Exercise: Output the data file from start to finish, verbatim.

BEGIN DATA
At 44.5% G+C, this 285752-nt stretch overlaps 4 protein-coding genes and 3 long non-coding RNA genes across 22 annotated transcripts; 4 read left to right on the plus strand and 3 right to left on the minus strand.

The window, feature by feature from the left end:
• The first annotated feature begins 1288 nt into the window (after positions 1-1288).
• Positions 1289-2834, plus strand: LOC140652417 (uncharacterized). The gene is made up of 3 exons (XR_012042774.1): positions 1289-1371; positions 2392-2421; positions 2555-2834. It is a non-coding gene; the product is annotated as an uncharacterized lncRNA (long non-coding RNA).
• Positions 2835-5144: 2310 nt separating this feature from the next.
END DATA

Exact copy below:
At 44.5% G+C, this 285752-nt stretch overlaps 4 protein-coding genes and 3 long non-coding RNA genes across 22 annotated transcripts; 4 read left to right on the plus strand and 3 right to left on the minus strand.

The window, feature by feature from the left end:
• The first annotated feature begins 1288 nt into the window (after positions 1-1288).
• Positions 1289-2834, plus strand: LOC140652417 (uncharacterized). The gene is made up of 3 exons (XR_012042774.1): positions 1289-1371; positions 2392-2421; positions 2555-2834. It is a non-coding gene; the product is annotated as an uncharacterized lncRNA (long non-coding RNA).
• Positions 2835-5144: 2310 nt separating this feature from the next.